The tropics lost 12 million hectares of tree cover in 2018, the fourth-highest annual loss since record-keeping began in 2001.
Of greatest concern is the disappearance of 3.6 million hectares of primary rainforest, an area the size of Belgium. The figures come from updated data from the University of Maryland, released today on Global Forest Watch.
Old growth, or “primary” tropical rainforests, are a crucially important ecosystem, containing trees that can be hundreds or even thousands of years old. They store more carbon than other forests and are irreplaceable when it comes to sustaining biodiversity. Primary rainforests provide habitat for animals ranging from orangutans and mountain gorillas to jaguars and tigers. Once these forests are cut down, they may never return to their original state.
For the first time, new data on the location of primary forests can help distinguish loss of these important forests from other tree cover loss (read more about the data here). The data reveals that despite a growing number of zero-deforestation commitments from governments and companies, primary rainforest loss hit record highs in 2016 and 2017 due to fires and remained above historical levels in 2018.
The loss of primary rainforests looks different across regions—including what’s driving it, where it’s happening and its impact. Here’s a deeper look at the trends:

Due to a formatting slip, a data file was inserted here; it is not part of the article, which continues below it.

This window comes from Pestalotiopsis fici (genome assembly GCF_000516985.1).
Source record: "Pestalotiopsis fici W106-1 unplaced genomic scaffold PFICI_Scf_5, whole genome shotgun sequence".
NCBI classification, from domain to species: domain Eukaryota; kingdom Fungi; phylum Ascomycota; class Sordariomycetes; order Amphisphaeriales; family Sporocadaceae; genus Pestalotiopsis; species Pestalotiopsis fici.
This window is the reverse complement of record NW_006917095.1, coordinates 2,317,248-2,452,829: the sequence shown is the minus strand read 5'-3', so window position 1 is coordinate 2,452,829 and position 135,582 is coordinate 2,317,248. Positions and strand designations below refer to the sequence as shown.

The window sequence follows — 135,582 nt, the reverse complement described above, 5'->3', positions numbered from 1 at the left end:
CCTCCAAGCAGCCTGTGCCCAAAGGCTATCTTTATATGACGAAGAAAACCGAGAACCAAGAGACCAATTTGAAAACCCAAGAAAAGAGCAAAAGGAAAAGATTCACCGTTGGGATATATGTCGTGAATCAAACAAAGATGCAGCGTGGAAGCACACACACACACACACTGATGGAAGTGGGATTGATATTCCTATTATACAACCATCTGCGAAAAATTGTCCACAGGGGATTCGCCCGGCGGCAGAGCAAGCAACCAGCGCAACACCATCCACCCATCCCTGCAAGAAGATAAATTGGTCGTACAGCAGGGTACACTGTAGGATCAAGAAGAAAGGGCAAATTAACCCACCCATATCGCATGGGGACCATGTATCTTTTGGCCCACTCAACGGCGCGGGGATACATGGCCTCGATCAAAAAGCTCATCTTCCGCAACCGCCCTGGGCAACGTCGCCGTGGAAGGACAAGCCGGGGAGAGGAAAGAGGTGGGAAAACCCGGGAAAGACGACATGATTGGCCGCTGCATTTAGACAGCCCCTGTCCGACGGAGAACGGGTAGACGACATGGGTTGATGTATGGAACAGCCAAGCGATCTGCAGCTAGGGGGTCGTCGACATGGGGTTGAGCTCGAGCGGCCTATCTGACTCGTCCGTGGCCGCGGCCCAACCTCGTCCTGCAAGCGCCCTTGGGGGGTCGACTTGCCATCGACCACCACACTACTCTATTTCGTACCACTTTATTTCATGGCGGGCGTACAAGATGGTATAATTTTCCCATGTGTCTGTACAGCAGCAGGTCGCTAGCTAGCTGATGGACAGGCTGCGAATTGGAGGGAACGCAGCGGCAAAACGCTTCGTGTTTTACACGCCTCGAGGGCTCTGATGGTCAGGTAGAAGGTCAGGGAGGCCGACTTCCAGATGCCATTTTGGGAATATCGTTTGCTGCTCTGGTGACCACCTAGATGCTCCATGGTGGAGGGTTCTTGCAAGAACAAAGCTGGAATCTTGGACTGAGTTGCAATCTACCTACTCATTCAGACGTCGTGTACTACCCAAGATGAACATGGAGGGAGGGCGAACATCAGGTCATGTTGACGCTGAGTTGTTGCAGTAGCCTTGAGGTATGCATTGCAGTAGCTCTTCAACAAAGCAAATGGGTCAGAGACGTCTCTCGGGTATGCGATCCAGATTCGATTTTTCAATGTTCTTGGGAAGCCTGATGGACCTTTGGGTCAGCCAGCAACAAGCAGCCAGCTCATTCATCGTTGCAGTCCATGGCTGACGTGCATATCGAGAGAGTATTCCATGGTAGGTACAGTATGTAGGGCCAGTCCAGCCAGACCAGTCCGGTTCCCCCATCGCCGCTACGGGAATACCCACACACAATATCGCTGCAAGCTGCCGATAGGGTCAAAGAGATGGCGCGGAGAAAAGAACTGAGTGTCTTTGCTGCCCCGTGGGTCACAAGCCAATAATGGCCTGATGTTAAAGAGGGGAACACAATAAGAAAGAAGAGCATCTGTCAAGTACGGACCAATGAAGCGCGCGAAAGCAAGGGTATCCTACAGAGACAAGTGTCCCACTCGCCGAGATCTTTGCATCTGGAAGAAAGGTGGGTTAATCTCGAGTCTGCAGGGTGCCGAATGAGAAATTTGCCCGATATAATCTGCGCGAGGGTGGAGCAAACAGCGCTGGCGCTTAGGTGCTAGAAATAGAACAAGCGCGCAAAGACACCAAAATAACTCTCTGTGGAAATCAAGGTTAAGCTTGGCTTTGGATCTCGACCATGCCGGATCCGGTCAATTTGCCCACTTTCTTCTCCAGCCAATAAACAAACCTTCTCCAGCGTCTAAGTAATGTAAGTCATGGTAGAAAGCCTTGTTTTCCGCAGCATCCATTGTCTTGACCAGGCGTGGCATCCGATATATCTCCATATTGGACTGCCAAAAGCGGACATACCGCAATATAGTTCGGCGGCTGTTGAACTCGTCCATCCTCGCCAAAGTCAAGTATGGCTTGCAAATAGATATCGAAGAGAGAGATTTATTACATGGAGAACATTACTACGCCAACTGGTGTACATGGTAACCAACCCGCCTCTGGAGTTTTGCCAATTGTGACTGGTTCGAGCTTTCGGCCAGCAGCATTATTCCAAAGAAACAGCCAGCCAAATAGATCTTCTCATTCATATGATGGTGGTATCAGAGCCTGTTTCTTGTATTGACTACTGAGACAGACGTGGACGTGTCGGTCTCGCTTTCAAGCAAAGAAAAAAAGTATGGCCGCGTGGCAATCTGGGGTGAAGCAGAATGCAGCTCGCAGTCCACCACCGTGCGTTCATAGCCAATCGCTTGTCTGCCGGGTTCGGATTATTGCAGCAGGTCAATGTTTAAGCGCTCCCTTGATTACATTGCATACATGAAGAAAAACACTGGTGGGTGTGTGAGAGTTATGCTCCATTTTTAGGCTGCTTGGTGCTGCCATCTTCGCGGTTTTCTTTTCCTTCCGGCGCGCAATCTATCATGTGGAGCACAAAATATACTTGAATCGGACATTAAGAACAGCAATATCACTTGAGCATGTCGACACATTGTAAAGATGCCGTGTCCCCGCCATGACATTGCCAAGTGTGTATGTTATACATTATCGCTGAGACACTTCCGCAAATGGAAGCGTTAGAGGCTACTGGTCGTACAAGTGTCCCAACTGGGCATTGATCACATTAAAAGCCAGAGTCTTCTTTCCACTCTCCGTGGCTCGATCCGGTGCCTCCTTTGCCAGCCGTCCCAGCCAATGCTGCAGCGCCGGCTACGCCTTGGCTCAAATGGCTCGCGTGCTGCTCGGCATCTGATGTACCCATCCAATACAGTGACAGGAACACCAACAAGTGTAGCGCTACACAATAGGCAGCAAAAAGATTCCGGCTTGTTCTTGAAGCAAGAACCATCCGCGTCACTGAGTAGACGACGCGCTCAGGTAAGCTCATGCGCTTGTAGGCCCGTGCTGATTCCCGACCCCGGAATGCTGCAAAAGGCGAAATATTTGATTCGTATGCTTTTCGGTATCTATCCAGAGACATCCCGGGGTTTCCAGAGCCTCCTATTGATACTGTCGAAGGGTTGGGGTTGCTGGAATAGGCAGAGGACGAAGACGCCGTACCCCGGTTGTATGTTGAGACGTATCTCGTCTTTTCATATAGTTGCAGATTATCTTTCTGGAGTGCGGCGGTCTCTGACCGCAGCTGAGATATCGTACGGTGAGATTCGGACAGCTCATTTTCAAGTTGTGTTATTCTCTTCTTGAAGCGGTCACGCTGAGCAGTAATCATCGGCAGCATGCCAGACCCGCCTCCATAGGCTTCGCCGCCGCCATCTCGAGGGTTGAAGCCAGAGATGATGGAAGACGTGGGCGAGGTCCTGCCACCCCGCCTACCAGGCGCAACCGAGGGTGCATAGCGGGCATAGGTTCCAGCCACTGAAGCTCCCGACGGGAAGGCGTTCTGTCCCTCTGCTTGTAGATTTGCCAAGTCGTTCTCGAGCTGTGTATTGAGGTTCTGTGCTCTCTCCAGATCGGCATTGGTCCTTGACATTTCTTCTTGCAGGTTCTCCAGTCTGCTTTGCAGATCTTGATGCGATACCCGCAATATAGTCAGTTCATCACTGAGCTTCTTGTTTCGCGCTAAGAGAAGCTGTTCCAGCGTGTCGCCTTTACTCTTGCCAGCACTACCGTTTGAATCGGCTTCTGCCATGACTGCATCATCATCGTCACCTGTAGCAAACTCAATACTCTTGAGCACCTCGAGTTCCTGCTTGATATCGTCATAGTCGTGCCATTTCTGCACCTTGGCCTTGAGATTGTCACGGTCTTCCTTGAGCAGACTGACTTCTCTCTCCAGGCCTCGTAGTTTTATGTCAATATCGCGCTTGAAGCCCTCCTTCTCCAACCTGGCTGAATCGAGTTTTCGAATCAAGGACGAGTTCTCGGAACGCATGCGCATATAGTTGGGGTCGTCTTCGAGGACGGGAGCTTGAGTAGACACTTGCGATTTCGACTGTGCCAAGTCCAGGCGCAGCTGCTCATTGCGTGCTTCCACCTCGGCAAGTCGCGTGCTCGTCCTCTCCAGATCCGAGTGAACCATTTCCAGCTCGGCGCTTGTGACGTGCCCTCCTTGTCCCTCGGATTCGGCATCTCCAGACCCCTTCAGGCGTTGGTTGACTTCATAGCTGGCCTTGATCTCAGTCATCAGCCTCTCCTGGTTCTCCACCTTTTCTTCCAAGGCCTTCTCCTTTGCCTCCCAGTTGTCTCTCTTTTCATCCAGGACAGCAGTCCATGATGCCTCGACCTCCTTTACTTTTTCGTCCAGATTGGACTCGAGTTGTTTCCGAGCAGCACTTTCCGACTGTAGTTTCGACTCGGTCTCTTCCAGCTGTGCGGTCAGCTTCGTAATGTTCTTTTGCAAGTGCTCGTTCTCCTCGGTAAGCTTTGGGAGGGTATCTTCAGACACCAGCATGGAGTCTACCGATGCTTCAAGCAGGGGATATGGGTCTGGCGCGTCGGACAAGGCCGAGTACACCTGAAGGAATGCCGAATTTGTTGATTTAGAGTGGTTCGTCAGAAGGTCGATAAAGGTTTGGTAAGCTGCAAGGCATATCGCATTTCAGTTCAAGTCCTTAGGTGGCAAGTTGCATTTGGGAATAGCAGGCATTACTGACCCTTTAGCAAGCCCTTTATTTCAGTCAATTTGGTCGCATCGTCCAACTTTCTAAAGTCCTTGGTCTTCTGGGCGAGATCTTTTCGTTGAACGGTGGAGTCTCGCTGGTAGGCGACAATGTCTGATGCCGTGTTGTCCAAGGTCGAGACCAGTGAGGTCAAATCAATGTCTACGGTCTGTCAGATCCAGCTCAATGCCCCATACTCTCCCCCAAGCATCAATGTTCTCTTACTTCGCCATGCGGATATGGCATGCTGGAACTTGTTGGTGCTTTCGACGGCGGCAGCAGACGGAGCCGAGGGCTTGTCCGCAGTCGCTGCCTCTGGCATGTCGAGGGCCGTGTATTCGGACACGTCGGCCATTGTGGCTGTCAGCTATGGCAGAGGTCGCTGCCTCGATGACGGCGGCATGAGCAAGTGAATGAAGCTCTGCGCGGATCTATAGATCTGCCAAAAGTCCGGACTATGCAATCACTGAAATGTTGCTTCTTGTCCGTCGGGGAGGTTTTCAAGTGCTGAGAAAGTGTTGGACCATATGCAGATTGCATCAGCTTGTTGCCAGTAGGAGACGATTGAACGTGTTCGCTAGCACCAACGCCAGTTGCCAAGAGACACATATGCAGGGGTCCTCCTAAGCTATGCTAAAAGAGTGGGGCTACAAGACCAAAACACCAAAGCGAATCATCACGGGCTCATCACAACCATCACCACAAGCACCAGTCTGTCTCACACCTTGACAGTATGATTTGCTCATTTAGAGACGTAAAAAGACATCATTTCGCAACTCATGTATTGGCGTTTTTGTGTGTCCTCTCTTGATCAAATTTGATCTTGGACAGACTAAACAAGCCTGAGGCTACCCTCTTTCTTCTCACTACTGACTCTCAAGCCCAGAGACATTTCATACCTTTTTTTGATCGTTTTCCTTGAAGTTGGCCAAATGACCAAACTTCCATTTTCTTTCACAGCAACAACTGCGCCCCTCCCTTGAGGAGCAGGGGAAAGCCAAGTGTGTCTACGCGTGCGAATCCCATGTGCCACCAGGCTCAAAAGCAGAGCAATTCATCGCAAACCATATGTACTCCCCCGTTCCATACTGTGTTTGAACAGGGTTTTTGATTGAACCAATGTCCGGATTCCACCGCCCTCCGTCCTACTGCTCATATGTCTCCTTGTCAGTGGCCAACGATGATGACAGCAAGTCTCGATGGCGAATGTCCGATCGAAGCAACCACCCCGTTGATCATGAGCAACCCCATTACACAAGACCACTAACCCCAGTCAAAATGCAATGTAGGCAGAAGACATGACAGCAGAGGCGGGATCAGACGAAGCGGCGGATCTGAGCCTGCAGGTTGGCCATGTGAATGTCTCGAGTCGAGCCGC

Which countries are losing the most primary rainforest?
In 2002, just two countries—Brazil and Indonesia—made up 71 percent of tropical primary forest loss. More recent data shows that the frontiers of primary forest loss are starting to shift. Brazil and Indonesia only accounted for 46 percent of primary rainforest loss in 2018, while countries like Colombia, Côte d’Ivoire, Ghana and Democratic Republic of the Congo saw loss rates rise considerably.
Indonesia massively reduced primary forest loss
Primary forest loss in Indonesia dropped to its lowest rate since 2003 last year, continuing a hopeful decline that started in 2017. Primary forest loss was 40 percent lower in 2018 than the average annual rate of loss from 2002-2016.
The country saw an even more dramatic decline in forest loss in protected forests, suggesting that recent government policies are working. On peatlands deeper than 3 meters, which have been legally protected from development since 2016, forest loss dropped 80 percent from the 2002-2016 average. And in areas under Indonesia’s forest moratorium, primary forest loss dropped 45 percent in 2018 compared to 2002-2016.
The country is already seeing financial benefits from this decline. In February, Norway announced it will compensate Indonesia for reducing its deforestation-related emissions as part of a climate and forest partnership the two countries signed in 2010.
This article was originally published by the World Economic Forum. Click here to continue reading entire article.
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